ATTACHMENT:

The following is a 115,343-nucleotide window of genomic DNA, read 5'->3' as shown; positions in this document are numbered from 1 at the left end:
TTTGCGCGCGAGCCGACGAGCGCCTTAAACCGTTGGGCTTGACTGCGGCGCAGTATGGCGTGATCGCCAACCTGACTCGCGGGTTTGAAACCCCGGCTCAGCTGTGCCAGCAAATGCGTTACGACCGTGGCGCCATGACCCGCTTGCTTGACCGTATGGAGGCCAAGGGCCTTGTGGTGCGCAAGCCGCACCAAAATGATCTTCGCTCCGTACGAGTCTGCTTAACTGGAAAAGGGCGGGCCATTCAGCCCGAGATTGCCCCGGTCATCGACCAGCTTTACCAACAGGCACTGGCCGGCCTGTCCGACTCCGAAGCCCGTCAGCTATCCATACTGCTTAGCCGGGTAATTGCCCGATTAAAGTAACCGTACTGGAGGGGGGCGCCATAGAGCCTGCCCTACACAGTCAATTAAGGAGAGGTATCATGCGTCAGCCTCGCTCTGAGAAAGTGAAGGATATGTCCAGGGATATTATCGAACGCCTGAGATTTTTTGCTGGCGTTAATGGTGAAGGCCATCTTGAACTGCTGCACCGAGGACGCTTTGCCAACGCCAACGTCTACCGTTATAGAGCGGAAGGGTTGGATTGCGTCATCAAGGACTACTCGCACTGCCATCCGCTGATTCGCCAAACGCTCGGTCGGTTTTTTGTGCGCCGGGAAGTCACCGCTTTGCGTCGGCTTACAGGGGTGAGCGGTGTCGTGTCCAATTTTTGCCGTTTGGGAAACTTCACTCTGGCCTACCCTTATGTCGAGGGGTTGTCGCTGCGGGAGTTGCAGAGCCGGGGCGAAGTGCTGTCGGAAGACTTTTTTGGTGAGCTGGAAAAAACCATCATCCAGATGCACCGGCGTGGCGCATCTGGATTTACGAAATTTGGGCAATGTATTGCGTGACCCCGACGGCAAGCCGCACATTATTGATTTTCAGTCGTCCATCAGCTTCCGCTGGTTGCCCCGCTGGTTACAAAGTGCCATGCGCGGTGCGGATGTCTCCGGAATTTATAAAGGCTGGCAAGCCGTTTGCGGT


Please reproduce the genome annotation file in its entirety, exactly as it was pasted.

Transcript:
The following is a 115,343-nucleotide window of genomic DNA, read 5'->3' as shown; positions in this document are numbered from 1 at the left end:
TTTGCGCGCGAGCCGACGAGCGCCTTAAACCGTTGGGCTTGACTGCGGCGCAGTATGGCGTGATCGCCAACCTGACTCGCGGGTTTGAAACCCCGGCTCAGCTGTGCCAGCAAATGCGTTACGACCGTGGCGCCATGACCCGCTTGCTTGACCGTATGGAGGCCAAGGGCCTTGTGGTGCGCAAGCCGCACCAAAATGATCTTCGCTCCGTACGAGTCTGCTTAACTGGAAAAGGGCGGGCCATTCAGCCCGAGATTGCCCCGGTCATCGACCAGCTTTACCAACAGGCACTGGCCGGCCTGTCCGACTCCGAAGCCCGTCAGCTATCCATACTGCTTAGCCGGGTAATTGCCCGATTAAAGTAACCGTACTGGAGGGGGGCGCCATAGAGCCTGCCCTACACAGTCAATTAAGGAGAGGTATCATGCGTCAGCCTCGCTCTGAGAAAGTGAAGGATATGTCCAGGGATATTATCGAACGCCTGAGATTTTTTGCTGGCGTTAATGGTGAAGGCCATCTTGAACTGCTGCACCGAGGACGCTTTGCCAACGCCAACGTCTACCGTTATAGAGCGGAAGGGTTGGATTGCGTCATCAAGGACTACTCGCACTGCCATCCGCTGATTCGCCAAACGCTCGGTCGGTTTTTTGTGCGCCGGGAAGTCACCGCTTTGCGTCGGCTTACAGGGGTGAGCGGTGTCGTGTCCAATTTTTGCCGTTTGGGAAACTTCACTCTGGCCTACCCTTATGTCGAGGGGTTGTCGCTGCGGGAGTTGCAGAGCCGGGGCGAAGTGCTGTCGGAAGACTTTTTTGGTGAGCTGGAAAAAACCATCATCCAGATGCACCGGCGTGGCGCATCTGGATTTACGAAATTTGGGCAATGTATTGCGTGACCCCGACGGCAAGCCGCACATTATTGATTTTCAGTCGTCCATCAGCTTCCGCTGGTTGCCCCGCTGGTTACAAAGTGCCATGCGCGGTGCGGATGTCTCCGGAATTTATAAAGGCTGGCAAGCCGTTTGCGGT